This project underwent quite a few changes before it reached it's final form that we turned in to our professor for UW Bothell's Sensors and Sensor Systems (B EE 484) elective class. Our biggest learning experience here was to read data sheets carefully and confirm subsystem compatibility before purchasing and tying to integrate parts. I can't stress that enough. What this project will showcase is the final product we had at the due date. There are many places where the hardware and code could be cleaned up and simplified, but we did what we could with the limited time, knowledge, budget, and resources we had. The Project - Beginnings
The idea was a group tracking and environmental data reporting system. A user would have a system with various sensors on them that would display quantitative and qualitative data about their local environment including how far away and to what direction other group members or a reference point is, all on a single LCD screen. We decided we wanted to try to use a Wifi signal for the communication rather than the shorter distance limitations if we had used Bluetooth, and none of us had experience programming devices to use Wifi so we thought it would be a valuable experience. Our professor told us we would have to build two systems to demonstrate the communication.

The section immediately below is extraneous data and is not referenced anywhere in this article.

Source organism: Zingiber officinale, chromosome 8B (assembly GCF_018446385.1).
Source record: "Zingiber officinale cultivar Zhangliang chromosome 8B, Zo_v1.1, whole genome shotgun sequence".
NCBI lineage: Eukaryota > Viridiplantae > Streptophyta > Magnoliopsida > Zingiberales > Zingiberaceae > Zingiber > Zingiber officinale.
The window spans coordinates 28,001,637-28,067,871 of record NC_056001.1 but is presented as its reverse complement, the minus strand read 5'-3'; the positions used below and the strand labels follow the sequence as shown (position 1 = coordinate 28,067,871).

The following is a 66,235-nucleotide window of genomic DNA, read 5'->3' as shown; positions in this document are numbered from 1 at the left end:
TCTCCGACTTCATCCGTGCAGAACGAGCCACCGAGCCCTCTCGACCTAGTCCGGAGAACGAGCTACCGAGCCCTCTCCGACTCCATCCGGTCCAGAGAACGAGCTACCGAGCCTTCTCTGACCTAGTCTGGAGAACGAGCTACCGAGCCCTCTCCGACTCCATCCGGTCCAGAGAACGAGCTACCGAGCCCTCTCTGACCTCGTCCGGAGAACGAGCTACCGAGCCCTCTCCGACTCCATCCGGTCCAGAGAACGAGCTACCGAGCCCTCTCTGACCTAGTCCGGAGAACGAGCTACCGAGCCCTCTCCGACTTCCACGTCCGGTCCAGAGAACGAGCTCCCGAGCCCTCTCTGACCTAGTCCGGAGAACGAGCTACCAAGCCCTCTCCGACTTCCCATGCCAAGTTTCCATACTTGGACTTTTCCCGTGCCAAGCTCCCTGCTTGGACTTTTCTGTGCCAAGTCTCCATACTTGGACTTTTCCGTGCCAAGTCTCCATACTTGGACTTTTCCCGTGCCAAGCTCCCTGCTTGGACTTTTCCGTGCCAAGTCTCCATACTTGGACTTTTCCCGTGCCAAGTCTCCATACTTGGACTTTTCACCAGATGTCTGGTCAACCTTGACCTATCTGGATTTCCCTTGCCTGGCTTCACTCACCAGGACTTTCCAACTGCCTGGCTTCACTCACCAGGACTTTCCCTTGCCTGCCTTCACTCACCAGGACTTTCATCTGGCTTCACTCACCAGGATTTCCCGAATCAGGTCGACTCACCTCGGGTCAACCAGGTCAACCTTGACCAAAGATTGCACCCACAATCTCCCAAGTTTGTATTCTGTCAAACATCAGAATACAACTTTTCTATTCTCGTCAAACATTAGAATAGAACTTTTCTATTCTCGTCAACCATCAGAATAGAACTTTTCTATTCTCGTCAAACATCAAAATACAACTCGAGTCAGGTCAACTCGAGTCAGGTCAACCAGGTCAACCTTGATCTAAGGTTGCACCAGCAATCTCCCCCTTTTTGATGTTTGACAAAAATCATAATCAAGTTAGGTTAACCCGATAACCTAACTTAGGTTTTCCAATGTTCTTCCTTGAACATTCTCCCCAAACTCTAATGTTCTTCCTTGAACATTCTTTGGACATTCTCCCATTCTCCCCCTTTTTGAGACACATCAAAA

Yes, that is a fanny pack. No, I am not ashamed.
We were budgeted $200 for a group of 4 from course fees, which wasn't enough to pull off this project. Everyone had to supply or purchase other materials than we were able to order - another drawback about planning a project before comparing data sheets and considering cost. We had to think of a way to house the system in a way that would minimize obstructing the user's activities, so we opted for a super stylish fanny pack. Growing up in the 90's, that was the best thing I could think of that would hold a micro-controller and peripheral hardware on an active person. However, we didn't get to enjoy that aspect until the last week of the quarter. The Project - Coding and System Integration